Protesters display an anti-GOP banner at Georgetown University. The banner was there for the majority of Ryan's address.
Rep. Paul Ryan (R-WI) delivered an address titled “America's Enduring Promise” at Georgetown University Thursday morning.
His appearance prompted backlash from approximately 90 Georgetown faculty members and a certain Soros-linked “Catholic” group, both who argue Rep. Ryan’s budget is designed to help the rich at the expense of the poor.
Rep. Ryan, himself a Catholic, has said the Catholic faith helped influence the GOP House budget.
In an interview with the Christian Broadcasting Network, Rep. Ryan talked about the Catholic idea of "subsidiarity," saying it means "not having big government crowd out civic society, but ... having enough space in our communities so that we can interact with each other" and take care of people.
"To me, the principle of subsidiarity, which is really federalism, meaning government closest to the people governs best," he said.
But some at Georgetown are convinced the Wisconsin Congressman just doesn't understand the true meaning of subsidiarity.
As Ryan's speaking engagement approached, the offended faculty members sent him a letter accusing him of misusing Catholic doctrine to support his GOP House budget: “We appreciate your willingness to talk about how Catholic social teaching can help inform effective policy in dealing with the urgent challenges facing our country.”
(Related: Georgetown professors send Paul Ryan unorthodox welcome letter before campus visit, criticize his ‘misuse of Catholic teaching’)
“[W]e would be remiss … if we did not challenge your continuing misuse of Catholic teaching to defend a budget plan that decimates food programs for struggling families, radically weakens protections for the elderly and sick and gives more tax breaks to the wealthiest few,” their letter says.
And then there’s the “Catholic” group Catholics United:
...Oppos[e] the Ryan Budget, Which Gives Tax Breaks to the Wealthy at Expense of the Poor.
…a growing drumbeat of Catholic backlash against Rep. Paul Ryan for his immoral budget proposal, Catholics and people of faith
Faculty at Georgetown University, and now even the U.S. Conference of Catholic Bishops, have condemned Ryan’s budget as failing the moral test incumbent upon people of faith.
But let’s take a deeper look at this “Catholic” group. Although Catholics United claims it’s a nonpartisan group dedicated to social justice, the group’s backing may indicate that it is anything but nonpartisan.
“The Soros-funded Tides Foundation has given $65,000 to the organization since 2007, and has given nearly $200,000 to the affiliated group Catholics in Alliance for the Common Good [emphasis added],” the Washington Free Beacon reports.
Catholic League president Bill Donohue refers to Catholics United as a “Soros-funded front group” which has been “created for the sole purpose of promoting liberal policies” that are contrary to teachings of the Catholic Church, according to the same report.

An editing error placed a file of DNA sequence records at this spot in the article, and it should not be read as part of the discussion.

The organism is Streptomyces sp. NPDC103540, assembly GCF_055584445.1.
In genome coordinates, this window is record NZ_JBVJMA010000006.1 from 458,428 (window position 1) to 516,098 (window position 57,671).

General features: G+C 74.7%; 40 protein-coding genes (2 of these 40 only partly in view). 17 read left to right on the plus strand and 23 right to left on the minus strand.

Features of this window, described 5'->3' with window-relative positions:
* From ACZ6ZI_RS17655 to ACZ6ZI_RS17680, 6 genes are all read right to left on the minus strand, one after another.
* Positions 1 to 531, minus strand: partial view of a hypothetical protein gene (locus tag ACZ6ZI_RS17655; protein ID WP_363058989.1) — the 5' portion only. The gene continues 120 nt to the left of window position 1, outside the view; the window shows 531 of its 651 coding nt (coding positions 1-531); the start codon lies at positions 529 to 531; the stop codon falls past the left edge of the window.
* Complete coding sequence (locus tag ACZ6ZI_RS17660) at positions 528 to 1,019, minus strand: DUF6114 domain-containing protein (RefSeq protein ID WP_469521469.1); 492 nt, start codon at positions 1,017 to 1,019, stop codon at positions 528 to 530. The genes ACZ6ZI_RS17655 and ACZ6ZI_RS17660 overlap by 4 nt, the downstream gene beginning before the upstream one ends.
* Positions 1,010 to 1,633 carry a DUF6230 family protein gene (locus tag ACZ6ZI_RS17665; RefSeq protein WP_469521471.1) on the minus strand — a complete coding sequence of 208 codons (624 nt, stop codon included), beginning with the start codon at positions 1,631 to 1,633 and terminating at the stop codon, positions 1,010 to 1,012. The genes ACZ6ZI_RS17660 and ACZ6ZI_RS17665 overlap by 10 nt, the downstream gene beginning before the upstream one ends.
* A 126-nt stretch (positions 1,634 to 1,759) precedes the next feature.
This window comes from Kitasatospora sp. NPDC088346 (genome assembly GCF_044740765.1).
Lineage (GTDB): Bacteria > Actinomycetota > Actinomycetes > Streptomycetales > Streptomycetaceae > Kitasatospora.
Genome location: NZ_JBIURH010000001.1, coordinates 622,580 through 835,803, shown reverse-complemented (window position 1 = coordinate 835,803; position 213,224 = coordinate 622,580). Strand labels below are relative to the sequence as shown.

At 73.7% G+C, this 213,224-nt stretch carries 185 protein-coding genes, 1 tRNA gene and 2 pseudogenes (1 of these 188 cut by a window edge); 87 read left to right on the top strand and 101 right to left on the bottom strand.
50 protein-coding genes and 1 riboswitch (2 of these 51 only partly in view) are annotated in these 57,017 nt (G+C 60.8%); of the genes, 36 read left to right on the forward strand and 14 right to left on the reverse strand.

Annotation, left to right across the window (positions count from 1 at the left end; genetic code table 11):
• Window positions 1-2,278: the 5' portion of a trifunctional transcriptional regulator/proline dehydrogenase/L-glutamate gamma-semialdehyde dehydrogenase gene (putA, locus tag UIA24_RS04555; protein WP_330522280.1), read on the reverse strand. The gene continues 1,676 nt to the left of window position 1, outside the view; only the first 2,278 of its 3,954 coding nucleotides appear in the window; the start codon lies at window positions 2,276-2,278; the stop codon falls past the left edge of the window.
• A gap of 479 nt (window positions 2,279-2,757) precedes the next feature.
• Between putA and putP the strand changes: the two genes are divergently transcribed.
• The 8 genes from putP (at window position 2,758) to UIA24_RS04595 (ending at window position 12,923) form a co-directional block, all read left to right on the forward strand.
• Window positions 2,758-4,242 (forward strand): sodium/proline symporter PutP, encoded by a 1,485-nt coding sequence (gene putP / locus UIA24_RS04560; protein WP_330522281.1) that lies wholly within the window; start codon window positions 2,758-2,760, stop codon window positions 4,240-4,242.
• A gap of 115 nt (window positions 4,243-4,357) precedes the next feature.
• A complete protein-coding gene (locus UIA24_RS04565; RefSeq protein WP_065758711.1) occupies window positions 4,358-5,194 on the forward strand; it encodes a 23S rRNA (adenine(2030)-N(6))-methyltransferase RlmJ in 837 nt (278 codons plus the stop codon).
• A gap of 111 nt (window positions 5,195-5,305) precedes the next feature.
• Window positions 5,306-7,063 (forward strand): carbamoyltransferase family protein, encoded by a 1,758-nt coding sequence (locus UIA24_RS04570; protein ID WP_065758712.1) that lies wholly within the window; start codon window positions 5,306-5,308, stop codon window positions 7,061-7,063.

“They don’t have legitimate membership,” he told the Washington Free Beacon. “But every election year they get resurrected.”
Catholics United was established during the 2004 election cycle as a left-leaning religious group dedicated to the purpose of countering traditionally conservative groups, the Washington Times reports.
Rep. Ryan speaks at Georgetown University
“Liberal folks realized that religion was important to the electorate and if you can’t beat them, not only join them but appropriate their brand,” the Times' Julia Duin writes.
Therefore, it's not too surprising that the "left-wing" organization threw its support behind President Obama in 2008, denounced the anti-abortion Susan B. Anthony group as "extremists," and condemned former GOP presidential candidate Rick Santorum for his “overstated positions on social issues.”'
But this hasn't stopped members of Georgetown's faculty from aligning themselves with this highly questionable group; they are convinced Rep. Ryan has hijacked Catholic teaching as a “rationale for gutting government programs,” according to Fox News.
"Subsidiarity is not a free pass to dismantle government programs and abandon the poor to their own device," the aforementioned letter to Ryan says.
Rep. Ryan speaks at Georgetown University
"It calls for solutions to be enacted as close to the level of local communities as possible. But it also demands that higher levels of government provide help -- 'subsidium'-- when communities and local governments face problems beyond their means to address such as economic crises, high unemployment, endemic poverty and hunger."
The Ryan budget, they said, "fails to meet these moral criteria,” CNN Money reports.
Rep. Ryan has responded to his "Catholic" critics by politely pointing out increased government spending doesn't necessarily mean the lives of the poor will be improved.
Read the Beacon's full report here / See Rep. Ryan's address here
This story has been updated.